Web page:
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Pamela’s first scene as Lu is when she emerges from Andrea’s bathroom in a robe New Year’s Day morning. She bemoans that a drunken Andrea took hours to come home and when he did “he was in no shape to do anything.” Lu acts comfortable with her casual relationship with the reporter whose machismo does not let him feel the same for her exploits. She even calls herself his “part-time mistress and not the maid” when he tries to get her to make him breakfast. When she leaves town for a few days, the note she leaves gives him permission to get laid “as you know it doesn’t bother me.”

Lu pops up briefly as the passenger in a red sports car driven by a handsome young man, as Andrea watches them drive off. It then quickly cuts to Andrea returning home finding Lu lying naked on her stomach in his bed. Storaro shoots and lights Pamela exquisitely in this scene. It is arguably the best she ever looked on film as a blonde. Andrea smacks Lu across the face when she tells him she has been home studying for a history exam. Accusing her of being a liar and a whore who will jump into any sports car, an angered Lu returns the insults. She tells him that it belongs to her brother Walter and that Andrea hasn’t gotten anything right since he started playing detective. Her temperament however quickly softens when Andrea leaves. He returns contrite and to his horror finds Lu dangling off the bed with blood dripping down her neck. It turns out to be a prank and a relieved Andrea begins playfully chasing Lu around the apartment as they fall onto the bed together.

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Lu shows up one more time wearing a short black wig that is never quite explained. She has news that she getting married to man who wants children. Though she acted the liberated young woman, deep down she desired the typical family life with a husband and knew Andrea could not give that to her. When she doesn’t get any type of reaction from Andrea, she tells him a woman named Isabel called and that she needs to see him urgently in her hotel room. Lu drives Andrea there and he discovers her drowned in the bathtub. Lu provides Andrea an alibi the next day. Andrea asks her why she lied to the police inspector and Lu replies, matter-of-factly, “I wanted to give you a farewell present” as she drives off to start her new life without him.

Chapter continues in:

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Excerpt from my TV Confidential radio interview about my book Pamela Tiffin: Hollywood to Rome, 1961-1974.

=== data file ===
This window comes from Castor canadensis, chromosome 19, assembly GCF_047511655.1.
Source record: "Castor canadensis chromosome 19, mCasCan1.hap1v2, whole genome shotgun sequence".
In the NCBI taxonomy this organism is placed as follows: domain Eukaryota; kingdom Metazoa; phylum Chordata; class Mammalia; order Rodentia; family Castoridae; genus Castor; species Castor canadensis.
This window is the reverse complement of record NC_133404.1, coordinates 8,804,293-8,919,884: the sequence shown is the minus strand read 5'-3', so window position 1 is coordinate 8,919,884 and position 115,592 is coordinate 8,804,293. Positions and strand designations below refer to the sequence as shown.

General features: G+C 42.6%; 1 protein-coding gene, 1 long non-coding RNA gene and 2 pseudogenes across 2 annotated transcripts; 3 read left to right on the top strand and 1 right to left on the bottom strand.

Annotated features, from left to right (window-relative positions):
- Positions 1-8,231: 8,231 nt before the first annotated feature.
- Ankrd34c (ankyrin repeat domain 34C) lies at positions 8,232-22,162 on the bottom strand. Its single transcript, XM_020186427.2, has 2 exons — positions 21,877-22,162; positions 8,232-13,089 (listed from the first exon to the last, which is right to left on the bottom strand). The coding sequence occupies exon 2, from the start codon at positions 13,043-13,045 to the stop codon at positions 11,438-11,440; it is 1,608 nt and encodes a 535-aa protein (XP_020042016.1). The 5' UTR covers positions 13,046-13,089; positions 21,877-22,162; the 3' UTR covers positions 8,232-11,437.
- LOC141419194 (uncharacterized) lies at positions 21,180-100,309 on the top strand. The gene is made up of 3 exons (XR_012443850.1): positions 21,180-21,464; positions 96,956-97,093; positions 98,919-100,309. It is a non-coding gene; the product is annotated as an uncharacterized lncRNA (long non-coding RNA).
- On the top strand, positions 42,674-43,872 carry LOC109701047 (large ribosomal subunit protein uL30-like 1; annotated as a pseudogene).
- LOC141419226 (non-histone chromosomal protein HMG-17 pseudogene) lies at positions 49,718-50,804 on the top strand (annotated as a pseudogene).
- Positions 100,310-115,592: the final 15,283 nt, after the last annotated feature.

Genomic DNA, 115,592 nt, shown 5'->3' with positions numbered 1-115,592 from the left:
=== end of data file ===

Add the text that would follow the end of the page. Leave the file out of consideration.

Link to entire interview on TV Confidential.

Link to my NYPL blog about William Shatner’s pre-Star Trek Broadway acting career including co-starring with France Nuyen (profiled in my and Louis Paul’s book Film Fatales) in The World of Suzie Wong.

Speaking of Film Fatales, below is link to interview I gave to AM/FM Magazine about the sixties spy girls that were profiled in our book.



Viva Pamela! An Excerpt from PAMELA TIFFIN: HOLLYWOOD TO ROME, 1961-1974

VPTBelow is an excerpt from my book Pamela Tiffin: Hollywood to Rome, 1961-1974. In 1968 after abandoning her U.S. film career to make movies in Italy, Pamela returned to America after a 2 year absence. She garnered the female lead in the hit comedy Viva Max (1969) starring Peter Ustinov, Jonathan Winters, and John Astin. Below is a portion of the chapter “Back in the U.S.A.”

Pamela Tiffin was back in the United States in 1969 starring opposite Peter Ustinov in the political satire Viva Max. It was her lone American movie since relocating to Italy. In the film version of newspaperman Jim Lehrer’s 1966 comic novel a modern Mexican general who, with a ragtag bunch of soldiers from Nuevo Laredo, retakes the Alamo causing U.S. embarrassment while trying to avoid an international incident. The book was a bestseller despite some less than stellar reviews such as in the New York Times where critic Martin Levin said it “begins with the impossible and descends to anticlimactic foolishness.”

Jim Lehrer sold the rights to the book for about $45,000. It was to come from the amount of money the producer would raise for the film’s entire production budget rather than from Hollywood’s elusive “net profits.” Reportedly, Lehrer used the money to quit his newspaper job and head to Washington, DC to try to land a TV anchor gig. He undoubtedly succeeded with public television’s The MacNeil/Lehrer News Hour, which morphed into The News Hour with Jim Lehrer and then the PBS News Hour.

In September 1967, it was announced that Viva Max was to begin filming the following month in San Antonio, Texas. Mark Carliner Productions was producing for MGM. Thirty-year-old Carliner was a former CBS television executive and this was his first motion picture project since leaving the network. Arthur Hiller was attached to direct. An experienced comedy director, his recent credits up to that point included The Wheeler Dealers; The Americanization of Emily; Penelope; and The Tiger Makes Out. The novel was adapted by novelist-turned-screenwriter Elliott Baker whose prior credits included A Fine Madness and Luv.